After 40 years of searching, researchers can finally put a new face on a mysterious human ancestor whose skull was discovered 40 years ago in Kenya. The find is giving scientists a better look at an enigmatic species that was alive soon after the dawn of our genus Homo about 2 million years ago. It also shows that there were several species of Homo present 1.78 million to 2.03 million years ago in the Rift Valley of Africa, and that they probably had to adapt in different ways to coexist.
Ever since paleoanthropologist Meave Leakey got her first look at the skull of a strange, new kind of human ancestor in 1972 at Koobi Fora, famed fossil beds on the east side of Africa’s Lake Turkana where several different species of human ancestors have been found since the 1960s, she and others have searched in vain for more members of this species. The 2-million-year-old skull had a big brain that made it a member of our own genus Homo. But its long, flat face and other features distinguish it from the other two members of early Homo known at the time, so many researchers thought of it as a new species, Homo rudolfensis. Some questioned whether it was a new species, however, or just an unusual member of Homo habilis, which lived 2.3 million to 1.4 million years ago in East Africa. "It was always an anomaly," says Leakey, of the Turkana Basin Institute in Kenya and Stony Brook University in New York. "We always knew we had to find more of it."
When fossil hunters found the well-preserved fossilized bones of the mid-face and teeth of a juvenile protruding out of rock in 2008, it "was really exciting," Leakey says. The face looked like a small "pocket version" of the original H. rudolfensis skull, known as KNM-ER 1470—with an unusually flat visage, as opposed to the more jutting upper jaw found in H. habilis, says co-author Fred Spoor of the Max Planck Institute for Evolutionary Anthropology in Leipzig, Germany. Its small size also ruled out the older view that H. rudolfensis skulls were invariably larger than those of H. habilis or that the larger specimens were males and the smaller were females.
With the discovery of a remarkably complete lower jaw in 2009, the team got an even better look at this elusive species (1470 did not have a lower jaw). The jaw and the new face revealed that H. rudolfensis had an unusual, U-shaped palate, with canines facing the front of the jaw rather than aligned on the sides in a V-shaped palate, as in H. habilis. This suggests a significant developmental difference between two species, rather than variation within one species, Spoor says.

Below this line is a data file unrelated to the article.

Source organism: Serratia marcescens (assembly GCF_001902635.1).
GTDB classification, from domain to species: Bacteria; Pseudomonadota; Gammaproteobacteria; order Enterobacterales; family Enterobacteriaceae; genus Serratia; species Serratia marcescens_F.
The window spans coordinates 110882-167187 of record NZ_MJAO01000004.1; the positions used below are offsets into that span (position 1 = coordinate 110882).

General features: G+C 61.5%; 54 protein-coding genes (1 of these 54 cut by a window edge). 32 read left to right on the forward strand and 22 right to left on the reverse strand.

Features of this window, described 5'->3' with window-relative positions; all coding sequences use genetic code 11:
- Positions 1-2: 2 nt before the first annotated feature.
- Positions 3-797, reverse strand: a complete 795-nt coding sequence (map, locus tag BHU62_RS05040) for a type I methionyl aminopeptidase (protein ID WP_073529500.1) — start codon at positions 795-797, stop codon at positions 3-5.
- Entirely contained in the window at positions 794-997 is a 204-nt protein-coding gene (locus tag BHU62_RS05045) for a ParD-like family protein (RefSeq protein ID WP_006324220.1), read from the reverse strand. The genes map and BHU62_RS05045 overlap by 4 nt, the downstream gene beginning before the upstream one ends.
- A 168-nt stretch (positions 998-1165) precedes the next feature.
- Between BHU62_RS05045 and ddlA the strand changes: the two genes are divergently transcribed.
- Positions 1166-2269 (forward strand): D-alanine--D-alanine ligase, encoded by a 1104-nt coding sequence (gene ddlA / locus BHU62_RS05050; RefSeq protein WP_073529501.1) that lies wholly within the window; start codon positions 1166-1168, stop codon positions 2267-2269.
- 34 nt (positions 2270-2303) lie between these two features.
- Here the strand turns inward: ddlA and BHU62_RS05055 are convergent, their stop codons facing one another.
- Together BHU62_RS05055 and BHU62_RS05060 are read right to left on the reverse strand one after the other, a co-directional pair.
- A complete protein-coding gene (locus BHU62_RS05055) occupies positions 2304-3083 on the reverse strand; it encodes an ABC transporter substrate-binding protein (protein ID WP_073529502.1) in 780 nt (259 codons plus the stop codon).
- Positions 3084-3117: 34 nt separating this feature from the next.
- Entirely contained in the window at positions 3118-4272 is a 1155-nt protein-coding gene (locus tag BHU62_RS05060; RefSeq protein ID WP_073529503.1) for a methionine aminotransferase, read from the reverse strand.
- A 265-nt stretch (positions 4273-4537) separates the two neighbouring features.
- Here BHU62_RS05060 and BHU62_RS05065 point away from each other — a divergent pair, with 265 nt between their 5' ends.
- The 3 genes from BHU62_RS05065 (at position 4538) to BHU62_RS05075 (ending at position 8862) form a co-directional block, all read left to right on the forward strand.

The new fossils, described online today in Nature, were all found on the Karari Ridge of Koobi Fora, within 10 kilometers of the fossil beds where the 1470 skull was found—and within the same region where fossils of H. habilis and H. erectus have been discovered. Some researchers still think that 1470 and the new fossils could be members of the same taxa (or biological group), H. habilis, because so few fossils of H. habilis have been found that "we still don't understand H. habilis," says paleoanthropologist Timothy White of the University of California, Berkeley.
But others say the new material "is really good evidence that there has to be H. erectus plus two or three other taxa," paleoanthropologist Bernard Wood of George Washington University in Washington, D.C., says, who was not involved in the new work. And if three species did coexist at roughly the same time and place, how did they compete with each other for food and sleeping sites? Did they eat different foods, inhabit different terrain, or use stone tools in various ways? Now it’s time to "think about hypotheses to explain how they might have divided up their world," says paleoanthropologist William Kimbel of Arizona State University, Tempe.